Our afternoons are spent back at the Daroji Bear Sanctuary, looking through binoculars at families of sloth bears that are out for the snacks of jaggery laid out for them on the rocks. We catch a glimpse of the glorious Painted Spurfowl as we walk back to our vehicles.
Our evenings are spent at the bird-hide in the resort. We feel utterly spoilt as we sip chai and wait for birds to walk into the frames we’ve composed. On our last day in Hampi, we change plans and catch a sunset at Malyavanta hill, lying down on the boulders to watch the skies change colour. We are here just after the monsoons, and the cloudscape is as intense and brooding as the boulder-strewn hills. The darkness comes alive with the chanting of priests from the temple nearby.
Many times, I pause and ask myself, “How do I define this place? What is Hampi?”
Every monument we see at Hampi outdoes the other, whether it is the stunning symmetry of the stepped tank, the elegance of the Lotus Mahal, or the sheer finesse of the carvings at the Vithala temple. The architects of the Vijaynagara empire used local materials to build their monuments, as though in deference to the rocky terrain that served as natural fortress. The mighty river both sustained and protected them. Now, so many years later, when there is no real civilisation left here, the mandapas seem to grow right out of the boulders. Stacked stones rise to become pillars and suddenly burst into carving. Nothing seems out of place.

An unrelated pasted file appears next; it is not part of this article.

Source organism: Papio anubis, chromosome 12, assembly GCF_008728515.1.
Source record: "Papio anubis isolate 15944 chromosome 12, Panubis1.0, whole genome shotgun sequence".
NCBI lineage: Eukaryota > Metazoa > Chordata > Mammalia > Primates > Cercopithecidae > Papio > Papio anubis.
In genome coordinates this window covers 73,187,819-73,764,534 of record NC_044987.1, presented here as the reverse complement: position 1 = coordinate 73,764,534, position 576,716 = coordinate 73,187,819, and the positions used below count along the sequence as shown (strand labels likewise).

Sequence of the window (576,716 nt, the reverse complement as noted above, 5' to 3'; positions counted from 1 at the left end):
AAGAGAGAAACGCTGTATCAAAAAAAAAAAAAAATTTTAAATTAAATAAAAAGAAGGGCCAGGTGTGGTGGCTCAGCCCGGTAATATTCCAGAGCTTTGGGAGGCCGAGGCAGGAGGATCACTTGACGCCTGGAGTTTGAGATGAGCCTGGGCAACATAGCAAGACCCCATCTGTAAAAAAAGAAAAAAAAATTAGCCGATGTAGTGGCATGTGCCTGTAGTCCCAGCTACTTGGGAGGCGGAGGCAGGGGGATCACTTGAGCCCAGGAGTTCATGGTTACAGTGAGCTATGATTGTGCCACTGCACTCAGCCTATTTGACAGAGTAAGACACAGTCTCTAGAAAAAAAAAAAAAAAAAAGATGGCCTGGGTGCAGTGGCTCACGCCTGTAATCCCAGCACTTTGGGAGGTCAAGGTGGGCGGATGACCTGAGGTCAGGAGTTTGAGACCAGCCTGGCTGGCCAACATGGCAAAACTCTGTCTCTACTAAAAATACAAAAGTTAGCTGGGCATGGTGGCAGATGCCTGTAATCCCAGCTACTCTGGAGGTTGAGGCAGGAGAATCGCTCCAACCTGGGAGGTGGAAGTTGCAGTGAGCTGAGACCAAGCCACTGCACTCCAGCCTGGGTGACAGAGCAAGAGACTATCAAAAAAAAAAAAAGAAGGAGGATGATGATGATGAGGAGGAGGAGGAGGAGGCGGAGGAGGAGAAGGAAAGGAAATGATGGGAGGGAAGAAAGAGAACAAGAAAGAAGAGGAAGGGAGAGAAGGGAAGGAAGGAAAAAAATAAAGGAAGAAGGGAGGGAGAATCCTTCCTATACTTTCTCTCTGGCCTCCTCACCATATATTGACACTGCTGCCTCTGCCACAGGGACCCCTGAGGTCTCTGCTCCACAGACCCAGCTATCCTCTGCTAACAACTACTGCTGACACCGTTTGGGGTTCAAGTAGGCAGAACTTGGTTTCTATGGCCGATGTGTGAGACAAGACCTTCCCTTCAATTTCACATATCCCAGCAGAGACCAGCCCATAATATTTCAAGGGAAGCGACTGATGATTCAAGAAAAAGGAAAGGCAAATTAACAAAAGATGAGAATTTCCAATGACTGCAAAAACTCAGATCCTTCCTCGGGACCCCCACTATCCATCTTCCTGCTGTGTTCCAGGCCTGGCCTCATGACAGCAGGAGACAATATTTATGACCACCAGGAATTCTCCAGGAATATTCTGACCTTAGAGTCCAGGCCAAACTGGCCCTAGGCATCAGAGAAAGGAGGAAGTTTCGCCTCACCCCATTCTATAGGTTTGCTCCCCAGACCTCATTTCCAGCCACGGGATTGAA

But if there is history and mythology at every turn in Hampi, then there is nature too, gaining quickly on them.